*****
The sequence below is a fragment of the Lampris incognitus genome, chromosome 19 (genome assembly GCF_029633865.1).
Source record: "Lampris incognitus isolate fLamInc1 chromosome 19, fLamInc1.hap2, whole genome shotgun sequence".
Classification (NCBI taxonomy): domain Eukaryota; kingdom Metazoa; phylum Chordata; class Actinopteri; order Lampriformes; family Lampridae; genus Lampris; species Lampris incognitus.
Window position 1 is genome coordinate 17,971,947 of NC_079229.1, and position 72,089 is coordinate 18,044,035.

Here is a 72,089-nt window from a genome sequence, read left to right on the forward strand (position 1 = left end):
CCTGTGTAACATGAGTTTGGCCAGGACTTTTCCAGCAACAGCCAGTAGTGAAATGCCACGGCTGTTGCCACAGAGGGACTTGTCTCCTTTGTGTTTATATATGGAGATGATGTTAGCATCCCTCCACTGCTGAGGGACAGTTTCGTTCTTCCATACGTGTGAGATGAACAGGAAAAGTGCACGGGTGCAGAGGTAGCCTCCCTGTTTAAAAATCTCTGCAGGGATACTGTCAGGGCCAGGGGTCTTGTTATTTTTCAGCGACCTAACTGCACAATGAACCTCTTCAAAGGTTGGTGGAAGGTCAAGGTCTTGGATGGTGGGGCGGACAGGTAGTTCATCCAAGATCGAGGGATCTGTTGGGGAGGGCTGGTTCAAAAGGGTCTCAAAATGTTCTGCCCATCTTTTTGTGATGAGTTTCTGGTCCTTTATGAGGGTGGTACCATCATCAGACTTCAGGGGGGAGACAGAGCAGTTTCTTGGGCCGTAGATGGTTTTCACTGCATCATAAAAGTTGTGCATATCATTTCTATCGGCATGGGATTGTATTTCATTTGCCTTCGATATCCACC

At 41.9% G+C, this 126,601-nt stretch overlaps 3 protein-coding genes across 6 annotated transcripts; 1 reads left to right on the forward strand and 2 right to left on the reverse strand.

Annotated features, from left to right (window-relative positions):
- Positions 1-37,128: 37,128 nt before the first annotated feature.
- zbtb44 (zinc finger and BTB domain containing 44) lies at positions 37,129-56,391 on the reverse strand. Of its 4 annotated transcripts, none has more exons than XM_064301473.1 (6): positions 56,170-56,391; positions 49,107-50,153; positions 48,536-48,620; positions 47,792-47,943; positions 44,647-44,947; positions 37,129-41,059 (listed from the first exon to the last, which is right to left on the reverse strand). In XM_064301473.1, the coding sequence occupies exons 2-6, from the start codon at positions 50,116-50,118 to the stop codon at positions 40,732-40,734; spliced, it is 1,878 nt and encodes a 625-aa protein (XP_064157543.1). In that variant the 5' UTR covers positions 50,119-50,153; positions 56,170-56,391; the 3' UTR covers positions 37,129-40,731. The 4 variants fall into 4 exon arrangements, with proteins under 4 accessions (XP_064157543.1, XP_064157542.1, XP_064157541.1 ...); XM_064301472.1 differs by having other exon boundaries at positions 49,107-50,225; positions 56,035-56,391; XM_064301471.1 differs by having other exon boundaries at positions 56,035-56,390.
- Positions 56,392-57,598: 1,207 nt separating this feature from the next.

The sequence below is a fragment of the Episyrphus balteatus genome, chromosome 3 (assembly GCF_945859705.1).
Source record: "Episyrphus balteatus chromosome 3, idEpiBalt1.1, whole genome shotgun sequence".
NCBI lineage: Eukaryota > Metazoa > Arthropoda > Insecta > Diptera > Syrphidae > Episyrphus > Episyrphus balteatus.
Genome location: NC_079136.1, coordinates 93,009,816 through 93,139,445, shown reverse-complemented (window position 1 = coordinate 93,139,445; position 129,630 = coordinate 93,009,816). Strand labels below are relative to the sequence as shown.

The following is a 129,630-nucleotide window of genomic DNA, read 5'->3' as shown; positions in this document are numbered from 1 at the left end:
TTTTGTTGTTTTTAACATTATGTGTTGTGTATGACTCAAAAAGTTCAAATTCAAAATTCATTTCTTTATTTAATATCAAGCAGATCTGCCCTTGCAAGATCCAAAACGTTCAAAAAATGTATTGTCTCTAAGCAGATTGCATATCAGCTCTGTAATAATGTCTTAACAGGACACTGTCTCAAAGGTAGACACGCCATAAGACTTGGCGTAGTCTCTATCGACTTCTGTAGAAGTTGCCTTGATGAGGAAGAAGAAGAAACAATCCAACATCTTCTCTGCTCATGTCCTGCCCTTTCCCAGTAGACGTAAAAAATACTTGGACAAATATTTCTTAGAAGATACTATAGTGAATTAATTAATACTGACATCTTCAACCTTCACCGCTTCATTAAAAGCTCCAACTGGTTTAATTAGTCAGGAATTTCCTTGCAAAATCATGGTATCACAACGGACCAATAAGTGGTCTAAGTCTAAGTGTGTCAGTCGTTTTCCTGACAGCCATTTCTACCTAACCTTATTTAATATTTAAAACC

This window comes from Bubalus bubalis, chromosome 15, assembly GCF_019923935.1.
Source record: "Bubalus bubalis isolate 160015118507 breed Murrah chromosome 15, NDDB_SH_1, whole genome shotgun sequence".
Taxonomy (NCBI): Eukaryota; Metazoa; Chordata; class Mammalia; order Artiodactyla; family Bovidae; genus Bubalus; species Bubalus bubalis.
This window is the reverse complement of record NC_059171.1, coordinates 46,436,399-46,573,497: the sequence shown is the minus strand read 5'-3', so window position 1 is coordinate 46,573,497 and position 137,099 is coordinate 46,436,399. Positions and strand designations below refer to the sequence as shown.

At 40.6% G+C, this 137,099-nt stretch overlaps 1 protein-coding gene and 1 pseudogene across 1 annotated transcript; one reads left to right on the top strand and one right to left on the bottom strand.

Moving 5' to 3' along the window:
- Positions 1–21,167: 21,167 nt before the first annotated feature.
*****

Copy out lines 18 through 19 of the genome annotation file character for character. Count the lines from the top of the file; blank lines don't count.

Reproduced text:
This window comes from Bubalus bubalis, chromosome 15, assembly GCF_019923935.1.
Source record: "Bubalus bubalis isolate 160015118507 breed Murrah chromosome 15, NDDB_SH_1, whole genome shotgun sequence".